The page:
Breakthrough For Critically Endangered Leadbeaters Possum

VIC Premier

For the first time in more than 20 years the critically endangered Leadbeater’s Possum has been born in captivity, thanks to support from the Andrews Labor Government’s investment in Victoria’s faunal emblems.

Minister for Energy, Environment and Climate Change Lily D’Ambrosio today announced the arrival of two Highland Leadbeater’s Possum joeys born at Healesville Sanctuary, a breeding breakthrough due to diet and animal husbandry changes.

This breakthrough provides hope for the long-term goal of also successfully breeding Lowland Leadbeater’s Possums, of which fewer than 30 remain in the world. Comparatively, highland populations have declined to only a few thousand possums.

Since the Leadbeater’s Possum Captive Breeding Program restarted in 2012, keepers have been trying to crack the code for breeding by closely reviewing husbandry practices and the complex dietary needs of this enchanting, nocturnal mammal.

A leading zoo and wildlife nutritionist, veterinarians, and marsupial reproductive experts are accounting the breakthrough to a new diet, which has seen positive changes to the possums’ gut microbiome and reproductive health, with an increase in sperm production in the males.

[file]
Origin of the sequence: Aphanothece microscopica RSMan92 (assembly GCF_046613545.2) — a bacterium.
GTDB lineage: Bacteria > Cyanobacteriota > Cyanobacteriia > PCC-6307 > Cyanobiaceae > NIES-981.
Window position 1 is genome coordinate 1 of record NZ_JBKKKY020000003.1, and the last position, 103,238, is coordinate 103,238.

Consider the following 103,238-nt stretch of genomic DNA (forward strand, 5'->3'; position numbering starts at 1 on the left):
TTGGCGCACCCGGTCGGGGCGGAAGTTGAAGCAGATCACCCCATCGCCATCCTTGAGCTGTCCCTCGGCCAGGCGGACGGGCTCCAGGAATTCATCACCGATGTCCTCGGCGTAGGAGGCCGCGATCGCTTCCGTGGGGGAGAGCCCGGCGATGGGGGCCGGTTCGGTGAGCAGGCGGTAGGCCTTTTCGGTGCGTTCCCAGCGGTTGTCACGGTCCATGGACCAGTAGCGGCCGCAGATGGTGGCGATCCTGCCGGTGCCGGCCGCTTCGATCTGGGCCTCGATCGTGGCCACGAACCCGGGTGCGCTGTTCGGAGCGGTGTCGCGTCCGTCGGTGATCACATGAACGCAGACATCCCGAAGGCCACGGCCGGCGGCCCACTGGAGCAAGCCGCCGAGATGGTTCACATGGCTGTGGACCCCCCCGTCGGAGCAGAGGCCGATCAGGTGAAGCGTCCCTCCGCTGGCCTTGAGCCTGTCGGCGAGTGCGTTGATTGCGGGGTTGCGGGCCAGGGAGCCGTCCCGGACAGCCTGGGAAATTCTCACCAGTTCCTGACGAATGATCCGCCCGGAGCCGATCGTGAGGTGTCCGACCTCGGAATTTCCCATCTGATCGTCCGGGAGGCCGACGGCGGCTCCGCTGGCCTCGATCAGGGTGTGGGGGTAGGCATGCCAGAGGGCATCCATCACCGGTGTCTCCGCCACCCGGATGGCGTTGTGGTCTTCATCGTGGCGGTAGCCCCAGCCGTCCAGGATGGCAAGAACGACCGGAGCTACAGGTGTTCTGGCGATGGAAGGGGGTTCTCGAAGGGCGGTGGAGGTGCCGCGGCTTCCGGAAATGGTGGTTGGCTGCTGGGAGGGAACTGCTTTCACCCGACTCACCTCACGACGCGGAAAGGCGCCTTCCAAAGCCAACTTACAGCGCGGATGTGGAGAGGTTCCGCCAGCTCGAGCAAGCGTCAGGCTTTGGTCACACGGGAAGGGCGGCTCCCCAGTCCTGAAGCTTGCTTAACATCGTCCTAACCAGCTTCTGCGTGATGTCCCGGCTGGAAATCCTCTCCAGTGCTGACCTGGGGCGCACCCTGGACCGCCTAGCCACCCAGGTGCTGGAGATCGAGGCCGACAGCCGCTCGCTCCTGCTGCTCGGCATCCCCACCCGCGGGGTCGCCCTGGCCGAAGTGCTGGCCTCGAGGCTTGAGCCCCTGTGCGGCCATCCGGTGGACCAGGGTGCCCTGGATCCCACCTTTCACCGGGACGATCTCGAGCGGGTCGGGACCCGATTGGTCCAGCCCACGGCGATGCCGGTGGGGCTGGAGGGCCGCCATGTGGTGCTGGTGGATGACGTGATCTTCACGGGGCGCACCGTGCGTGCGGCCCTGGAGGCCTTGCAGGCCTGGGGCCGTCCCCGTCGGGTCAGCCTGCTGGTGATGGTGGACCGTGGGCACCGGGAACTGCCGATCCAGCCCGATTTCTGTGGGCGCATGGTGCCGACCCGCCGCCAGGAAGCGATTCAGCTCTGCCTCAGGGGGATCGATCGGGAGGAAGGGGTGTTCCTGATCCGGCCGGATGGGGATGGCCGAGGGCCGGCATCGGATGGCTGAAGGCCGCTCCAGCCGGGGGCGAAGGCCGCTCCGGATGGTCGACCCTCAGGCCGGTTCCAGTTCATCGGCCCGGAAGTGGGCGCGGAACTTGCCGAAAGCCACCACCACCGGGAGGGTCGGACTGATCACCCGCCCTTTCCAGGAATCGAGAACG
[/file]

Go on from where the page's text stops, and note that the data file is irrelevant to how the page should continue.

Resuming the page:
The possums’ diet is a honey-based nectar which the experts have loaded with increased fibre and balanced with essential vitamins and minerals.

The Leadbeater’s Possum was successfully bred in captivity during the 1990s, however the program ended due to ageing animals, limited genetics, and no requirements for wild release at the time.

One of the newborn Highland Leadbeater’s Possums today underwent its first health check at Healesville Sanctuary’s Australian Wildlife Health Centre was confirmed to be female. The joey checked last month was confirmed to be female and weighed 97 grams.

Alongside the Helmeted Honeyeater, the Leadbeater’s Possum is one of the two Victorian faunal emblems with the Labor Government contributing $2 million via the Faunal Emblems Program. Since 2018, almost $4 million in funding has been dedicated to improving the long-term sustainability of both species.

The Government has invested more than $305 million in Zoos Victoria since 2014. Over the same period, the Government has invested more than $560 million into protecting biodiversity – more than any other in Victorian history – working to halt the decline of Victoria’s plants and animals through the landmark plan Biodiversity 2037.

As stated by Minister for Energy, Environment and Climate Change Lily D’Ambrosio

“We’re excited to welcome these two precious possums and to see the success of our ongoing investment into our state’s faunal emblem and the unique biodiversity of Victoria.”

As stated by Zoos Victoria Life Sciences Manager Conservation & Research, Monika Zabinskas

“This breeding success with Highlands Leadbeater’s Possums has shown us that the dietary and husbandry changes we have made are working and gives us hope that we could breed Lowlands Leadbeater’s in the future.”

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